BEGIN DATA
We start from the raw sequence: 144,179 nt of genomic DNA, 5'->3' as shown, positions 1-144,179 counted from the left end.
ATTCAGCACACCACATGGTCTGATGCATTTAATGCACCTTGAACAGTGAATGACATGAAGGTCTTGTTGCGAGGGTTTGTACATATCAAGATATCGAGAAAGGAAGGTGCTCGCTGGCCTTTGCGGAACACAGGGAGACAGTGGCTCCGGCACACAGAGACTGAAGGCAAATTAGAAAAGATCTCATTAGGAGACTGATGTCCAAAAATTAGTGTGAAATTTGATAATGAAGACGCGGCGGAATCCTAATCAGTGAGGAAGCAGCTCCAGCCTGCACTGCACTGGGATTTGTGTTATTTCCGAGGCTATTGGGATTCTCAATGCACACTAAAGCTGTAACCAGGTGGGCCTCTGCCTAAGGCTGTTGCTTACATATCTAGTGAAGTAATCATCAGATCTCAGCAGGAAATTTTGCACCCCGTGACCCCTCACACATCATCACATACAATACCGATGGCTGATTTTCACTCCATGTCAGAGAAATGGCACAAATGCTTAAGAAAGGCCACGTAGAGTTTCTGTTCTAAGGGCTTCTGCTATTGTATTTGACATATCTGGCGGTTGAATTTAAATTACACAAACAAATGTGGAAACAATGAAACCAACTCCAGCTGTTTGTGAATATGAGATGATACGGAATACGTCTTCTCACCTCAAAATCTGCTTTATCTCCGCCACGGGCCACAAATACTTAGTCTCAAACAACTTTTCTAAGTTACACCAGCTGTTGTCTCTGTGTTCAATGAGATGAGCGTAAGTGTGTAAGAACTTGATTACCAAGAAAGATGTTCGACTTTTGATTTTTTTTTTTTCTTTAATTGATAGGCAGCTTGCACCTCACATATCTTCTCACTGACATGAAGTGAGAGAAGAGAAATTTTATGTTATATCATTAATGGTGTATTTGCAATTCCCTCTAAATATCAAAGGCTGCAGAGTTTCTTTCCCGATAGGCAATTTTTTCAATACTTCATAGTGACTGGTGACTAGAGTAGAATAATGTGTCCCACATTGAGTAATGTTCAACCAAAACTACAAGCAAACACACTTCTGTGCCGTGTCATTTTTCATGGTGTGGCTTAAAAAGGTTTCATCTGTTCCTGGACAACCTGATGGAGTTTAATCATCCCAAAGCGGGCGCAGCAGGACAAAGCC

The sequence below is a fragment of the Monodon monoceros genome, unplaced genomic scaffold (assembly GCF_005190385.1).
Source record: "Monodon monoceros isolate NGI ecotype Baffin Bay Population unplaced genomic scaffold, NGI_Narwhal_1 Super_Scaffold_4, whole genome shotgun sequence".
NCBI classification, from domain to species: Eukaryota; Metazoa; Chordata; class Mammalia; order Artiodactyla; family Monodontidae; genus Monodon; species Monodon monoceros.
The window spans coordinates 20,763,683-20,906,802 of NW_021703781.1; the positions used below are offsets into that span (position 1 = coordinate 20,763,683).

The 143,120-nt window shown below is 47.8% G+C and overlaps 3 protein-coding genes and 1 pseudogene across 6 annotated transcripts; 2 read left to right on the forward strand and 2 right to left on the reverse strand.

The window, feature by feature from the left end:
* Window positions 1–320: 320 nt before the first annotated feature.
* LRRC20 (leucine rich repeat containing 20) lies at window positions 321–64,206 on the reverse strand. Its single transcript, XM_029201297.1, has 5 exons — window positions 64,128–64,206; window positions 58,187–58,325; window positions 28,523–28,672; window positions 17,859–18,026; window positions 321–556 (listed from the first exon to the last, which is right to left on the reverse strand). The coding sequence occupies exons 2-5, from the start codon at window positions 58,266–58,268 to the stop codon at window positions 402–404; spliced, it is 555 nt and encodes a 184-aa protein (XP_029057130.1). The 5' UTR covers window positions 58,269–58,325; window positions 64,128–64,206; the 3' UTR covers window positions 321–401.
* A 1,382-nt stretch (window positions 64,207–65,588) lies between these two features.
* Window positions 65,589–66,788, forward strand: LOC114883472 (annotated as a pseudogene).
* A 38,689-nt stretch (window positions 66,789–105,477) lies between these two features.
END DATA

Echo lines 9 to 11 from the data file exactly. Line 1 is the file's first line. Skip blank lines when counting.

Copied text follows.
* Window positions 1–320: 320 nt before the first annotated feature.
* LRRC20 (leucine rich repeat containing 20) lies at window positions 321–64,206 on the reverse strand. Its single transcript, XM_029201297.1, has 5 exons — window positions 64,128–64,206; window positions 58,187–58,325; window positions 28,523–28,672; window positions 17,859–18,026; window positions 321–556 (listed from the first exon to the last, which is right to left on the reverse strand). The coding sequence occupies exons 2-5, from the start codon at window positions 58,266–58,268 to the stop codon at window positions 402–404; spliced, it is 555 nt and encodes a 184-aa protein (XP_029057130.1). The 5' UTR covers window positions 58,269–58,325; window positions 64,128–64,206; the 3' UTR covers window positions 321–401.
* A 1,382-nt stretch (window positions 64,207–65,588) lies between these two features.